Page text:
What exactly are you suggesting with this “services” model? A stable of writers churning out custom adventures for time-starved GMs on demand, based on a personal brand? If so, I can’t see that working over buying a printed module or rolling your own. (Hell, I wing it most of the time. I’m not writing a novel, I’m playing a game. It needn’t be perfect.)

  8. December 22nd, 2010 at 23:33 | #8

    @deimos3428 Good question, Deimos, what IS the service model?

    It’s the difference between a sofa and a haircut or theatre show. Products are designed to be used for ever, simply finished and left, testaments to whatever. They are supposed to work indefinately – once you have a sofa or a car or a similar product, you never need another sofa or car or similar product (in theory). Even games systems and settings are built this way – designed that once completed, you will never need to buy another system or product, even from the same designer.

    However, the latter are services, and are designed to be single use, often for experience alone. People have favourite movies, favourite musicians, and favourite artists – they have favourite hair salons and favourite resturants. None of these are strictly designed so that you never need another resturant, artist, or haircut, but rather they are designed so that you are enticed to keep coming back for the same service, for the same experience.

    Paizo make a killing off their adventure paths, because their fans subscribes to these adventure paths – they might seem like products, but it’s more like a thematic kind of Dungeon Magazine of higher quality that provides a certain experience. For many, buying every product in a product line equates to a service, turning the entire thing into a product-service hybrid.

    But with an increase in media and expertise, the balance between products and services have been shifting. Now products can be easily updated – Erin provides Chimera RPG Basic for free while he develops it and intends to sell Chimera Core, but then what? This is product thinking and somewhere along the line one of Erin’s fans turns around and realises they’ve got a whole bunch of Chimera stuff they don’t use and throw it out, just like Erin did today. But what if the model is changed to a service – you buy a product such as Chimera RPG Core for say $20 and as Erin works on it, you get the updates for free. This model is easily enough done with todays technology – DVOID Systems is using it.

    The other aspects of the Service is that the support material is often more important than the products. So, Erin sticks with Chimera RPG as a product, but this website, the forums, the newsletter, everything else relating to Chimera RPG is a service, and fans of that will gladly buy the few products that Erin produces to support him in such tasks. He could easily take the articles he has written on hex-based campaigns for example, and create products for them that would sell, because the writing of the product is the service, and the product itself is just a media format. Ultimately, you cannot put a price on knowledge or experience, and sharing these is an invaluable service that is easily overlooked, until you need it.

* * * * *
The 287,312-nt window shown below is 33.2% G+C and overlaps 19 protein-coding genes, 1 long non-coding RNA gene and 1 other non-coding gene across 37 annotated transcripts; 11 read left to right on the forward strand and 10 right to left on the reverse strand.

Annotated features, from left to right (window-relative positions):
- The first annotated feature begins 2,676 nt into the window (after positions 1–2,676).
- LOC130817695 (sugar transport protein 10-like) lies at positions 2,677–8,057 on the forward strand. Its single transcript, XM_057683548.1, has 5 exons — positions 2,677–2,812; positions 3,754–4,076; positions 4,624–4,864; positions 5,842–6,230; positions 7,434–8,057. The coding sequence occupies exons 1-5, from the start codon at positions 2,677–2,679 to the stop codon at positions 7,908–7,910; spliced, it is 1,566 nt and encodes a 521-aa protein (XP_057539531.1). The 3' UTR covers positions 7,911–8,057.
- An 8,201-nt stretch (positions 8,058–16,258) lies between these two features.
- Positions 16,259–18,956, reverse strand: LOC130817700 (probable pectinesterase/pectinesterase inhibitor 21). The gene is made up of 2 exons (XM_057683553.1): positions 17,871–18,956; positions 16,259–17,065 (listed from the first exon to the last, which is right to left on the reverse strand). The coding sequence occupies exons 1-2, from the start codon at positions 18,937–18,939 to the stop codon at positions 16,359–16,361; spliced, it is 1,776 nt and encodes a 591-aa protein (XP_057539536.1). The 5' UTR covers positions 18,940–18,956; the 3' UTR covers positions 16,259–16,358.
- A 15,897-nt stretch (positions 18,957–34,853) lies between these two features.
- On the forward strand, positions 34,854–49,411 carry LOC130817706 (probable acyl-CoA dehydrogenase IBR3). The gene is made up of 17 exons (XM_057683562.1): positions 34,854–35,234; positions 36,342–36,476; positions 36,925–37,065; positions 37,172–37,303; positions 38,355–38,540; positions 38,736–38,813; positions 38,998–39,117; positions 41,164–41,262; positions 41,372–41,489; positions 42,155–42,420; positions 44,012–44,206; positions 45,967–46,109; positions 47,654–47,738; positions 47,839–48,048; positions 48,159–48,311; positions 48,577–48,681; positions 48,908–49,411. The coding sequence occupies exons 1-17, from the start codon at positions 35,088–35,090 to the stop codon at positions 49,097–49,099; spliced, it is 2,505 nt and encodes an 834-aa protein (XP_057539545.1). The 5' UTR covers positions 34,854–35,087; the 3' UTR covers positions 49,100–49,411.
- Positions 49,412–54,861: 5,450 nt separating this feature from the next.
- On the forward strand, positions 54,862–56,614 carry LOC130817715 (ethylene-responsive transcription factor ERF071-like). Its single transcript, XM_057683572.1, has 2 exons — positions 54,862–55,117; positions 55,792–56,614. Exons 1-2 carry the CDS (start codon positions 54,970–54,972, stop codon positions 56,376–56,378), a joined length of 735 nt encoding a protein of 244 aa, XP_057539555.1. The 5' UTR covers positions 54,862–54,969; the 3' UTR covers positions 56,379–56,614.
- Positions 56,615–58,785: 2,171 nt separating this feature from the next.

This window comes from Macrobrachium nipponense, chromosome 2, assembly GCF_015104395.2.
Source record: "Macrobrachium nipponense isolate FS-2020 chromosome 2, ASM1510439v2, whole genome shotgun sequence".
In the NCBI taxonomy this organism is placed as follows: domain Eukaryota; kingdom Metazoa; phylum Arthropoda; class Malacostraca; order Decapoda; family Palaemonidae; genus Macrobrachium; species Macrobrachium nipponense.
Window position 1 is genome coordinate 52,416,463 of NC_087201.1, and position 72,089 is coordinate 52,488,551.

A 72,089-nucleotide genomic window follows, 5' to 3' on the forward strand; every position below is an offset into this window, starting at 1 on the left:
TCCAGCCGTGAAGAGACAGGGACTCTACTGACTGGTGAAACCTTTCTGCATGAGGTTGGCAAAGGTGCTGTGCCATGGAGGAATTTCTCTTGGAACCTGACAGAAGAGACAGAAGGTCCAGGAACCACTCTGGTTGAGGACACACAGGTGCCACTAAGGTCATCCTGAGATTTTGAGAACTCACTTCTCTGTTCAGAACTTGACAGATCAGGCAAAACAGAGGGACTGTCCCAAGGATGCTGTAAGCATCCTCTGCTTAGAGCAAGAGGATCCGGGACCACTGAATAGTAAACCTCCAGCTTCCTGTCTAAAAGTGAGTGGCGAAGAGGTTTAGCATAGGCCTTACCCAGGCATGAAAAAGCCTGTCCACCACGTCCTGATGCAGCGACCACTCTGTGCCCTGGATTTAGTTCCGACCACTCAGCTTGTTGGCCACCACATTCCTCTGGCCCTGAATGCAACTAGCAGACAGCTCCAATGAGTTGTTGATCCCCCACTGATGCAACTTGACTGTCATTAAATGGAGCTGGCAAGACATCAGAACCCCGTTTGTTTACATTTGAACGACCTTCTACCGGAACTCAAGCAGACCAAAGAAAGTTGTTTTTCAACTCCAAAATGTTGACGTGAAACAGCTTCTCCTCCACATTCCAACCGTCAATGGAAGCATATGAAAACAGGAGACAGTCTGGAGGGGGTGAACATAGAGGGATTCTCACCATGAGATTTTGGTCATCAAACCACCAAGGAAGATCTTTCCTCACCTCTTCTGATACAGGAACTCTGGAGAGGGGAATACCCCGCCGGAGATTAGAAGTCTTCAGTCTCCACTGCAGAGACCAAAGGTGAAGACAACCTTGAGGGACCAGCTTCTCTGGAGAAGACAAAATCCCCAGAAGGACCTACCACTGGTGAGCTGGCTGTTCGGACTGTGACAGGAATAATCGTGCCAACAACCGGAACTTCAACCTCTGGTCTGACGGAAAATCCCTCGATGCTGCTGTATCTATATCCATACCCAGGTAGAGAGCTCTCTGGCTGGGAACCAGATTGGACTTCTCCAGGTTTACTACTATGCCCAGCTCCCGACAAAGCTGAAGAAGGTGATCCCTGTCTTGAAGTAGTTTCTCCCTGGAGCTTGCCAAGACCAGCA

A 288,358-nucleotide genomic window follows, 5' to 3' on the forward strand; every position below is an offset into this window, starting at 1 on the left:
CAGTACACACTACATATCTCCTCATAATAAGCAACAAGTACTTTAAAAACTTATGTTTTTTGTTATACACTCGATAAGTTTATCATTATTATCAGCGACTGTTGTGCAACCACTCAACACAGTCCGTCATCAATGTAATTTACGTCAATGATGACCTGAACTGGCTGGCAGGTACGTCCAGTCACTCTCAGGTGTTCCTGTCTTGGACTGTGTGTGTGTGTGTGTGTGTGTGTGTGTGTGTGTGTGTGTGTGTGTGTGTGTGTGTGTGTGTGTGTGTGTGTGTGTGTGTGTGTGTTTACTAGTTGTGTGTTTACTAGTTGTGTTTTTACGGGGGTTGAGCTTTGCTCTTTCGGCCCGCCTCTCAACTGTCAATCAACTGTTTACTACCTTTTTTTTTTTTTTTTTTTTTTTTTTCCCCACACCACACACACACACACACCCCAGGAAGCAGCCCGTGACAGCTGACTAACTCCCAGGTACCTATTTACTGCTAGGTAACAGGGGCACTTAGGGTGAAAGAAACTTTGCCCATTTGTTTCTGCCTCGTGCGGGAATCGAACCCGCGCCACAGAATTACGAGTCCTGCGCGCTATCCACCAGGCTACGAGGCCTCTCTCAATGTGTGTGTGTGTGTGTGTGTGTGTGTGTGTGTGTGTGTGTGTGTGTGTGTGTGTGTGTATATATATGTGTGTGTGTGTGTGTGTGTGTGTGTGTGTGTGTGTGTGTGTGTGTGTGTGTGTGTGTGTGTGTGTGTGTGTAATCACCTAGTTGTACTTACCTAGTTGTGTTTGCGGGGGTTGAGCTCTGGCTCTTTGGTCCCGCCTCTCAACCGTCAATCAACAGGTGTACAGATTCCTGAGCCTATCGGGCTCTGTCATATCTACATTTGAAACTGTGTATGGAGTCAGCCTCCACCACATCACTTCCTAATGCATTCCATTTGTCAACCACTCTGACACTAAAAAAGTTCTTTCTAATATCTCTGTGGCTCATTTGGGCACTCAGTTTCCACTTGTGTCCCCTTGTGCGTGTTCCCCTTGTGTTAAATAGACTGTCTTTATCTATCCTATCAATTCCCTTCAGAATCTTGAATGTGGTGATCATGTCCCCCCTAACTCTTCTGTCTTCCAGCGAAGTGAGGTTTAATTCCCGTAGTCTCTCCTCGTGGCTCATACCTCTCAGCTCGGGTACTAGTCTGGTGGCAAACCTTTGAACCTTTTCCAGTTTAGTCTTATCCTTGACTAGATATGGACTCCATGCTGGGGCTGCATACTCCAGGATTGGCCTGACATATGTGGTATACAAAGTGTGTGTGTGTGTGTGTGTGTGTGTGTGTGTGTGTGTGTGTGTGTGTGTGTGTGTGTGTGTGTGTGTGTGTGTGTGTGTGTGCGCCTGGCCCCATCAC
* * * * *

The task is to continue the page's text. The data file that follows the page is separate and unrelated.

The biggest thing to understand is the demands of success – you only need a few sales and a few fans to be successful, so even a small group of say twenty people who like your material and are willing to pay for it can support small projects. Now it’s more about finding ways to make a living from the things you are already doing, rather than doing things to try and make money. With that attitude, it’s generally easier to succeed and seize opportunities when they come along.

  9. Greg MacKenzie
    December 23rd, 2010 at 06:58 | #9

    I’ll take a somewhat different tack on this, although like you I did organize my various materiels into boxes, and store them in the attic, I did not buy terribly many supplments through the years. What I did do though is buy other games and rulebooks. Certainly, the Judges Guild provided me with many inspiring sources, but I rarely every used them as they were. For example, I completely re-wrote Tegel Manor and the City State of the Invincible Overlord to suit my own tastes. The examples they provided were a bridge to writing my own materials, and after I began doing that I did not buy and run many of TSRs modules. That was probably somewhat disastrous for them but I really do think one of the tenets of the game was that you would make up your own modules.

    Some years ago I had an un-birthday party where I gave away all the rulebooks and games I was no longer interested in. Basically wrapped them up in newsprint, and gave them away to friends.